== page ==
Winter tires tested in steamy Florida
FORT WALTON BEACH, FLA.—It’s 35C this summer day on the Florida panhandle. The sun is beating down relentlessly. People are swimming in the warm ocean nearby — and I’m driving on winter tires in the snow.
Yeah, that’s about the same look I had when they told me where I was going.
The source of this arctic atmosphere is the McKinley Climatic Laboratory, site of the largest climatic chamber in the world, at the Eglin Air Force Base. No matter what the weather is outdoors, the lab can create almost any type of condition, with a wide variety of storms thrown in.
My mission was to check out Goodyear’s new Ultra Grip Ice WRT, a new dedicated winter tire made specifically for light trucks, SUVs and crossovers. Tire and auto manufacturers often rent this military laboratory for testing, sometimes even when similar conditions can be found for free outdoors.
The key is consistency. Accurate testing requires conditions that remain constant —temperature, snow, rain — to reduce the chance of variables in tests carried out over a length of time. For North Americans, it’s much easier to get people and equipment to McKinley than it is to make the long trip to Scandinavian winter proving grounds.
In 1934, the U.S. military recommended that tactical units train under winter conditions, and in 1942 a facility was set up in Fairbanks, Alaska. It wasn’t ideal. Aircraft needed for battle were frequently grounded due to extreme cold, and the military realized a proper facility was crucial.
Lt. Col. Ashley McKinley, an expert in cold-weather testing, developed the idea of a refrigerated hangar that could provide consistent results. The main testing chamber opened in 1947 and is still in use today. (It had a major overhaul in 1997.)
The building is large enough to accommodate jet fighters and commercial aircraft. Along with five smaller chambers, the lab is able to replicate sand and dust storms, freezing rain, fog, salt spray and solar radiation. It can go as hot as 73C or drop as low as –54C.
For my visit, the chamber was set to –9C, with several centimetres of snow and a glare ice pad — all essential if you’re going to appreciate just how much of a difference it makes to drive on dedicated winter tires.
They’re no longer called “snow tires” any more, because they’re not just for snow. They’re superior even on dry pavement in the cold, especially on sunny days when the snow melts, creating alternating patches of dry and wet asphalt.
Rubber is affected by temperature, normally becoming hard in the cold and soft with heat. Tires must do the opposite to maintain traction and handling: the rubber compound in winter tires is formulated to stay soft when cold, while summer tires stay firm when it’s hot.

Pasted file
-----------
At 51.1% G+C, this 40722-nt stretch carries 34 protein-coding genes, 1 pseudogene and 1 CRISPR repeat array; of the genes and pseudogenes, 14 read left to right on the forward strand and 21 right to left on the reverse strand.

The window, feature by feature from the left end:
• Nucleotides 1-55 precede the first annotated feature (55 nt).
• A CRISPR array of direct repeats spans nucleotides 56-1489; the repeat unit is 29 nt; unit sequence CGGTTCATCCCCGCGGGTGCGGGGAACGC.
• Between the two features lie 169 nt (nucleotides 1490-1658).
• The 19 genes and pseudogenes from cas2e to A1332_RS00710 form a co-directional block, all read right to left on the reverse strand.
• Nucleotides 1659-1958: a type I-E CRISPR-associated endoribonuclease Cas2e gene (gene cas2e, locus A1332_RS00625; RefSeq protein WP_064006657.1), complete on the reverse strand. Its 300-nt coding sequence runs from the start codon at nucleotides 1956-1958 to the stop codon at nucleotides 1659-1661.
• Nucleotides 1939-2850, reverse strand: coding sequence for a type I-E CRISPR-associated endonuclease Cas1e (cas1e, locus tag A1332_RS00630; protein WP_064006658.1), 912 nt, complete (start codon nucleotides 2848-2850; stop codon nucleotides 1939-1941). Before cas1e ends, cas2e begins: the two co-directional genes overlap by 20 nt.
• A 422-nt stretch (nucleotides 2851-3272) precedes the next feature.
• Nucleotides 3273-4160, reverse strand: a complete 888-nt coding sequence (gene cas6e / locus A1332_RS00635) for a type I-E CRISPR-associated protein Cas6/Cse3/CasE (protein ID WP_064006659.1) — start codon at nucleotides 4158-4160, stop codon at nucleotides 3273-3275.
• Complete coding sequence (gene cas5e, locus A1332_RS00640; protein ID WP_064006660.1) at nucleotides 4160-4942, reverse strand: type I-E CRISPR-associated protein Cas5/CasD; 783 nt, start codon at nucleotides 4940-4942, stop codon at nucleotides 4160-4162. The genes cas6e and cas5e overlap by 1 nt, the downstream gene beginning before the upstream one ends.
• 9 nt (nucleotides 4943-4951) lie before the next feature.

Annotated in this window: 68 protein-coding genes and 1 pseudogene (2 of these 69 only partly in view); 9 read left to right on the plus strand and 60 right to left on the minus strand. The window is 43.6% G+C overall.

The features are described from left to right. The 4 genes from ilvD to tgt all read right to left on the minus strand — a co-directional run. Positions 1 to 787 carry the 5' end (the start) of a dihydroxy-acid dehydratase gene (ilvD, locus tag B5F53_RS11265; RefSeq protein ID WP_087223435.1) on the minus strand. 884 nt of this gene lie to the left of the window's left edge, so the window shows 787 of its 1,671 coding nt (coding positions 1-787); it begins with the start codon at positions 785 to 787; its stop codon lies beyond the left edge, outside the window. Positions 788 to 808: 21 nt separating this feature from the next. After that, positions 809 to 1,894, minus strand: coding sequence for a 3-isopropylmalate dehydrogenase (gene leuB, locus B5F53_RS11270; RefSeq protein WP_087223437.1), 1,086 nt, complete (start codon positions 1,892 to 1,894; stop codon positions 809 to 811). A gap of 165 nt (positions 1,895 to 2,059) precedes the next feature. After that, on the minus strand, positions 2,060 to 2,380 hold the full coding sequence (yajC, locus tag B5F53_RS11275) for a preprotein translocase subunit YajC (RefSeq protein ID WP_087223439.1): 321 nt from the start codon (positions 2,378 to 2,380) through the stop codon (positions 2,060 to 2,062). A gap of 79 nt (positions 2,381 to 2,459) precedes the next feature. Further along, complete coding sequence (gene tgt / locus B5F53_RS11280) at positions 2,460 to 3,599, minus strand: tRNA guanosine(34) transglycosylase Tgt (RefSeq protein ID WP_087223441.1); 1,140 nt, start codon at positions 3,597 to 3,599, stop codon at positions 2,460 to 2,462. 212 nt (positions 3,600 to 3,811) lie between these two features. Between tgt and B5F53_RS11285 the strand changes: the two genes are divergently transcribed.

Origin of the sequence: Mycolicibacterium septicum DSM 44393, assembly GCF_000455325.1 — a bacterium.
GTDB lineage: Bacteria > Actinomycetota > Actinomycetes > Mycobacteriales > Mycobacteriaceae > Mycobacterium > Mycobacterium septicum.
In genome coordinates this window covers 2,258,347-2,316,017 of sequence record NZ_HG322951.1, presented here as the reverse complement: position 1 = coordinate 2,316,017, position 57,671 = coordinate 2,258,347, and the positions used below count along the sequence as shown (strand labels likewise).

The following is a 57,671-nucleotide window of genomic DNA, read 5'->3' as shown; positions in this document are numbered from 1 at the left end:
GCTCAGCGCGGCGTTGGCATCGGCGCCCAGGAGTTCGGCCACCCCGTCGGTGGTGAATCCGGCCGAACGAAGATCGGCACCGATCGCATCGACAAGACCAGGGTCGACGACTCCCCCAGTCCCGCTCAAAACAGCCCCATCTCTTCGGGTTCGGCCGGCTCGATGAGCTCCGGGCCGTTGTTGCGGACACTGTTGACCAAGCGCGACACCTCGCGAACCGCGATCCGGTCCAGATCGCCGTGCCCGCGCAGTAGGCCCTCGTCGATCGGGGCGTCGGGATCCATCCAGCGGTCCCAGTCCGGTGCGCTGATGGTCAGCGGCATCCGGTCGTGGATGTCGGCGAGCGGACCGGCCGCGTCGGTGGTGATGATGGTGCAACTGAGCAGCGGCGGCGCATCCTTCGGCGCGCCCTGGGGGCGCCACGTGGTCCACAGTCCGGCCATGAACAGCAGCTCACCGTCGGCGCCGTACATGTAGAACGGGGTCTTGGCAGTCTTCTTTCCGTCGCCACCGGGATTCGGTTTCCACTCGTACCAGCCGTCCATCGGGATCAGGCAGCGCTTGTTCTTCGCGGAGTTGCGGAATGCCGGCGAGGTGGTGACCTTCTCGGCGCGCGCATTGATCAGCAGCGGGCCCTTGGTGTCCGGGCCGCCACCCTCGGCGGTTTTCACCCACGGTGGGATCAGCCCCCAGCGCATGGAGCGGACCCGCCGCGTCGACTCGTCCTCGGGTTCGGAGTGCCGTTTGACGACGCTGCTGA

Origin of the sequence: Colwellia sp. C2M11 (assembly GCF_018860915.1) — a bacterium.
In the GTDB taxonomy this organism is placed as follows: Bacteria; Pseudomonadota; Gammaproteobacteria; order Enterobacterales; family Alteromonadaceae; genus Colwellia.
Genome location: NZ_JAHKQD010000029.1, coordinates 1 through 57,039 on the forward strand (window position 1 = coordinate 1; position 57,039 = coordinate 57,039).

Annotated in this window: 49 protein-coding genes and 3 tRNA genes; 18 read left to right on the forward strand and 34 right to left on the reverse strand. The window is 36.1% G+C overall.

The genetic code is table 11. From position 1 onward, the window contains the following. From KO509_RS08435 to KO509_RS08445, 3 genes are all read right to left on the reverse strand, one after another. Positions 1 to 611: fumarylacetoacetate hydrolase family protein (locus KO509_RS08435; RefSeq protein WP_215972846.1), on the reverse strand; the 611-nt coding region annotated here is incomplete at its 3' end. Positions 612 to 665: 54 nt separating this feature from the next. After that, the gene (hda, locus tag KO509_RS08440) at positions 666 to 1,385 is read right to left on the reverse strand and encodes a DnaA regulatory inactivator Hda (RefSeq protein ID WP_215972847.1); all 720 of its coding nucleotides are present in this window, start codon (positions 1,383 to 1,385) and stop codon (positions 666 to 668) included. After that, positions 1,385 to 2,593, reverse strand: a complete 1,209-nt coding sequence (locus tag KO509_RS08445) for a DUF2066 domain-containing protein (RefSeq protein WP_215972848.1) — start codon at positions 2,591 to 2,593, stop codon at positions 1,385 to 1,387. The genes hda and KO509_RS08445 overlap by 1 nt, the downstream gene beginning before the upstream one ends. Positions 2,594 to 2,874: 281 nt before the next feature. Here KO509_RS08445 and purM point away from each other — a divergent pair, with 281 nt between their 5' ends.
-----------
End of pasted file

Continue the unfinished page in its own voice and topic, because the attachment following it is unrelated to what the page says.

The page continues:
So-called all-season tires are a compromise between the two, and when the temperature drops to just 7C, they start to lose their grip.
Tire traction is the single most important safety feature on any vehicle (along with a trained, attentive driver, of course). Everything else, from electronic stability control to seat belts, works to save your skin once your tires have lost contact with the road.
The Ultra Grip Ice is Goodyear’s first application of its new Winter Reactive Technology (WRT). It includes a sticky new rubber compound, a special pattern that helps to channel water and slush away, and new designs in the “blades” of the tread blocks. In the centre of the tread, the blades open to allow maximum contact when accelerating or braking. On the tire’s edge, they lock together to maintain the rigidity needed when the wheels are turned.
To measure a tire’s grip, which then helps engineers to improve it, Goodyear uses a special “Traction Truck,” a pickup truck with its box removed and its cab stuffed full of data-collecting equipment. The driver flips a switch, and a special electric motor spins one rear wheel — again, providing multiple-test consistency that even a skilled driver couldn’t accurately maintain.
Afterwards, it’s a shock to walk outside into the heat and humidity. Glasses and camera lenses take several minutes to defrost. Nearby, Air Force personnel sweat as they prepare a fighter jet for takeoff — while another puts on gloves, a hat and heavy coat and gets ready to go inside a chamber where the South truly meets the North.